Seconds later, Greer was on his knees again after another Fury powerhouse body shot. Fury scored with a third knockdown and Greer's towel was thrown in; the 19-year-old is fast showing signs of matching his elder namesake.
Frank Buglioni gave a sharp performance in the first defence of his WBO European super-middleweight title, stopping Gaetano Nespro in the fifth round. Known as 'Wise Guy', Buglioni dominated the opener much to the delight of the noisy East London crowd. Nespro was downed in the fourth with a chopping right from the champion, who then caught him again with a devastating left hook. Somehow, Nespro survived the count but moments late Buglioni finished the job in style.
Barry 'Super' Skeete is the new holder of the WBA Intercontinental welterweight belt after a unanimous decision victory over Christopher Sibere. While not at his scintillating best, Skeete was professional enough throughout the 12-round bout and did enough to impress the judges and the ringside George Groves.
Steve Collins Jr, son for former world super-middleweight champion Stephen Collins, ended his four-round cruiserweight contest in a 38-38 points draw with Tommy Gifford. Collins Jr appeared to suffer a shoulder injury midway through the bout, allowing Gifford to respond to early punishment.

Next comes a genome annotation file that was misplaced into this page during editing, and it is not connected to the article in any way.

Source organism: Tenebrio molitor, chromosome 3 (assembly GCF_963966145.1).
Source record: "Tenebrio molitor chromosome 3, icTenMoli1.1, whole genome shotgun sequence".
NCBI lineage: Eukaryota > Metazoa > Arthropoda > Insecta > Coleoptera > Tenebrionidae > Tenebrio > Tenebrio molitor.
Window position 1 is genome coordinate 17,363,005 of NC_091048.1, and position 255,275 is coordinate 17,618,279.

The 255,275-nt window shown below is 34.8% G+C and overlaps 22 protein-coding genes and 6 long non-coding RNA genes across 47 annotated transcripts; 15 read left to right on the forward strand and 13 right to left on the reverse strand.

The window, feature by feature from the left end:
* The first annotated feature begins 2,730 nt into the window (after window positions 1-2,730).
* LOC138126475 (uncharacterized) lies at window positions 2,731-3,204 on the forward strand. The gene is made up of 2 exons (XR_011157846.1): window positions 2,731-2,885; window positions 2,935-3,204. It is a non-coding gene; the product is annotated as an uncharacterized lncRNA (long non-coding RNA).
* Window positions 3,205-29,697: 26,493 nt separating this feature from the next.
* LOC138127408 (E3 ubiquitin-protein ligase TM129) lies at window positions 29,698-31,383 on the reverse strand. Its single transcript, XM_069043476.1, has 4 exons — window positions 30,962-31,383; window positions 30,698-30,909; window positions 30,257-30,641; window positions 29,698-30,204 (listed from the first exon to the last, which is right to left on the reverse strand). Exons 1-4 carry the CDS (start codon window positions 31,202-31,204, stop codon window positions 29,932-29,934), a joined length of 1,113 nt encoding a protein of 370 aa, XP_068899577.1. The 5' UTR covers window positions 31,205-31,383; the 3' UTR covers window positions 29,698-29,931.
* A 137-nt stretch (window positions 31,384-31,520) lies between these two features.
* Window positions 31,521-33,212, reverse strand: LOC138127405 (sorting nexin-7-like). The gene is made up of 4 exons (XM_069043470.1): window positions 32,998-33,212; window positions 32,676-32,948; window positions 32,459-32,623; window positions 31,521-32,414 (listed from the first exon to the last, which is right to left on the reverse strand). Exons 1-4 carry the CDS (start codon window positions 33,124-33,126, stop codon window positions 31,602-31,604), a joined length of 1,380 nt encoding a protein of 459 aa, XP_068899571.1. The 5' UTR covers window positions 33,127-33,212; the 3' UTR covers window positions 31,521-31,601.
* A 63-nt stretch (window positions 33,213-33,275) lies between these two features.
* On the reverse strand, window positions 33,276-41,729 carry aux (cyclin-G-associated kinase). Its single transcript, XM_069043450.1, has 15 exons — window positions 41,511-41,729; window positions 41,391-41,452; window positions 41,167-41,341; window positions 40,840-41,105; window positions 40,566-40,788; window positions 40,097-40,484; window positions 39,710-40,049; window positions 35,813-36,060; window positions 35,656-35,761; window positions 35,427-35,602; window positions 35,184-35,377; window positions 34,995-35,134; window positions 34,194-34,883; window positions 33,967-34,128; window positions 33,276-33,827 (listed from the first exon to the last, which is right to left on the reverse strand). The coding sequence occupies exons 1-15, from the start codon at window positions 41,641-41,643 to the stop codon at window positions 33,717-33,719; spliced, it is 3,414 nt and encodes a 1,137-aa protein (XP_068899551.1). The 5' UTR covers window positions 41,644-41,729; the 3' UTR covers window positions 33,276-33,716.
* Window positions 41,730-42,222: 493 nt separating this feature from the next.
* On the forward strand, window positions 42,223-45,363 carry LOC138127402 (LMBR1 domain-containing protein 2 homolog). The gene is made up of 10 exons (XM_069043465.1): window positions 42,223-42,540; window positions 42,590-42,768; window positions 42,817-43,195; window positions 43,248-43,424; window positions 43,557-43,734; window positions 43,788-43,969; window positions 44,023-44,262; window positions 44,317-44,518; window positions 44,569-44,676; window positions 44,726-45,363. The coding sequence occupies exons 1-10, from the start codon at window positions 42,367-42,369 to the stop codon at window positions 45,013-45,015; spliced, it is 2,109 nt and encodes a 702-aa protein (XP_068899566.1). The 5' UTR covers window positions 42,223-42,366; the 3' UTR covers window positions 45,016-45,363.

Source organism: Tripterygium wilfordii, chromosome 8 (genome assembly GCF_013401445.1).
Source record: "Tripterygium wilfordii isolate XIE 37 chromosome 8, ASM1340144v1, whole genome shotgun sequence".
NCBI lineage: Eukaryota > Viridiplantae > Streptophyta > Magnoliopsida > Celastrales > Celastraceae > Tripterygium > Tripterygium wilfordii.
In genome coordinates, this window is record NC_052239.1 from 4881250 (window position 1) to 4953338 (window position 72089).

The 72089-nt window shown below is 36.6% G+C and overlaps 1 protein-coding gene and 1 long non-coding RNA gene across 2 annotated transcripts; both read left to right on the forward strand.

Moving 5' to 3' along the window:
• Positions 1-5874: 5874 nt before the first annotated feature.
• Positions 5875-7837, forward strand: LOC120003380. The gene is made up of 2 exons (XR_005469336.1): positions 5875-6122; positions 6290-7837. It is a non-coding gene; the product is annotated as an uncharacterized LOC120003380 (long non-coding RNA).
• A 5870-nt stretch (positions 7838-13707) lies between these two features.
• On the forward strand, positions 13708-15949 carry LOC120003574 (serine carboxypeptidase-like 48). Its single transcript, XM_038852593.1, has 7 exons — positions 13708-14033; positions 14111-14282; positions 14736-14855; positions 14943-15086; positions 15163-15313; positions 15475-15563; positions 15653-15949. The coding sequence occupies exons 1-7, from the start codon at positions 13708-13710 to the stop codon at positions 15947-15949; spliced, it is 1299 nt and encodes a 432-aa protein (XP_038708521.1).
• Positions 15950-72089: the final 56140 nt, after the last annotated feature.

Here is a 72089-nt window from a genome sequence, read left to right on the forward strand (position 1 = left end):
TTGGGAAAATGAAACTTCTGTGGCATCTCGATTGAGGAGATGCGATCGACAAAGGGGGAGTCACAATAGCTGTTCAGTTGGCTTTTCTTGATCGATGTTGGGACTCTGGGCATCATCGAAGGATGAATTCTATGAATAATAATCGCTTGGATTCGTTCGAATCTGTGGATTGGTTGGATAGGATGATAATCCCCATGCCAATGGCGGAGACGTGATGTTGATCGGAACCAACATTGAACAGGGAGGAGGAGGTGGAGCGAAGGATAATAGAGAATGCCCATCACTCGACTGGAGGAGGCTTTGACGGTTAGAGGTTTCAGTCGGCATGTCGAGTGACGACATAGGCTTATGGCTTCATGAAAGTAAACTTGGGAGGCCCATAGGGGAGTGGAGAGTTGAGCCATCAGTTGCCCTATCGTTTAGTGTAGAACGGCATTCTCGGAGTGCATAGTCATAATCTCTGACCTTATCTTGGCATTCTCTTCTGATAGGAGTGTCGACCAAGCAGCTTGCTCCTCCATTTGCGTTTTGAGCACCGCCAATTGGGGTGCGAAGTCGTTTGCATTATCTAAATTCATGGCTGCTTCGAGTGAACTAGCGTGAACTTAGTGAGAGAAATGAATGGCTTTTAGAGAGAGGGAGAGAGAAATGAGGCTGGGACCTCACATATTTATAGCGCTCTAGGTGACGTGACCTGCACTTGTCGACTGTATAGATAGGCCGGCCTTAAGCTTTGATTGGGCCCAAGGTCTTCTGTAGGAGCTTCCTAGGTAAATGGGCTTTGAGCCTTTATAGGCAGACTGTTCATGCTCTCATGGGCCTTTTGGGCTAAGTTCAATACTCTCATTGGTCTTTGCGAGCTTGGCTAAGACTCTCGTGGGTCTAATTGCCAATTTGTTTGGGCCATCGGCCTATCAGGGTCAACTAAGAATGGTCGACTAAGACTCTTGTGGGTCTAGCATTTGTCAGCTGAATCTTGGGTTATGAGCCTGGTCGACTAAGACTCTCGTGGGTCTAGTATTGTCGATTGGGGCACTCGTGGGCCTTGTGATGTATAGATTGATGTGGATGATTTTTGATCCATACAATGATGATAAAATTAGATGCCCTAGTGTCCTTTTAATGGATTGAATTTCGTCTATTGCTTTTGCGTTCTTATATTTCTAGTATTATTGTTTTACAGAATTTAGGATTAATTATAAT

Light-welterweight Thomas Stalker, who captained Team GB at the London 2012 Olympic Games, continued his unbeaten start as a professional with a 60-53 points win over Dan Carr. Stalker looked impressive throughout the opening three rounds of the contest, connecting with several hard body shots which fully deserved a sixth victory from six.
Another promising fighter to improve his unbeaten start to life as a professional was Georgie Kean, who impressed throughout his four-round 40-36 welterweight win over Dee Mitchell.
Lewis Pettitt outclassed Slovakian opponent Elemir Rafael with a 60-53 points victory in their super-bantamweight bout while Michael Grant edged a close light-welterweight fight against previously undefeated Billy Morgan with a 58-57 points win.
Tyson Fury stops Joey Abell in four, calls out Wladimir Klitschko
Tom Gray - craveonline.com
British heavyweight star Tyson Fury did pretty much what was expected by posting a fourth-round stoppage of Joey Abell on Saturday in London. The undefeated contender took a step towards an eagerly anticipated summer rematch with countryman Dereck Chisora.
The official time was 1:36.
Fury, THE RING’s No. 5-rated heavyweight, decked Abell on four occasions and put on his stereotypical showman performance. The Englishman’s tools are formidable, largely due to his 6ft 9in frame and huge reach, but he takes chances that one day could come back to haunt him.
“I bring the action,” said Fury (22-0, 16 knockouts). “Joey Abell isn’t on my level, because I’m the best heavyweight in the world. I was playing games in there and hopefully I’ll be back in April.”
Fury took his time in the opener and utilized his jab, as Abell carefully traversed the ring and threatened with the odd single shot. The British boxer puncher tempted fate by inviting Abell forward, but it was a quiet start from both men.
Abell landed a big left hand in Round 2, but the follow up head butt drew derision from Fury, the crowd and the referee. The Englishman continued to work off his jab and was simply more active at this stage of the contest.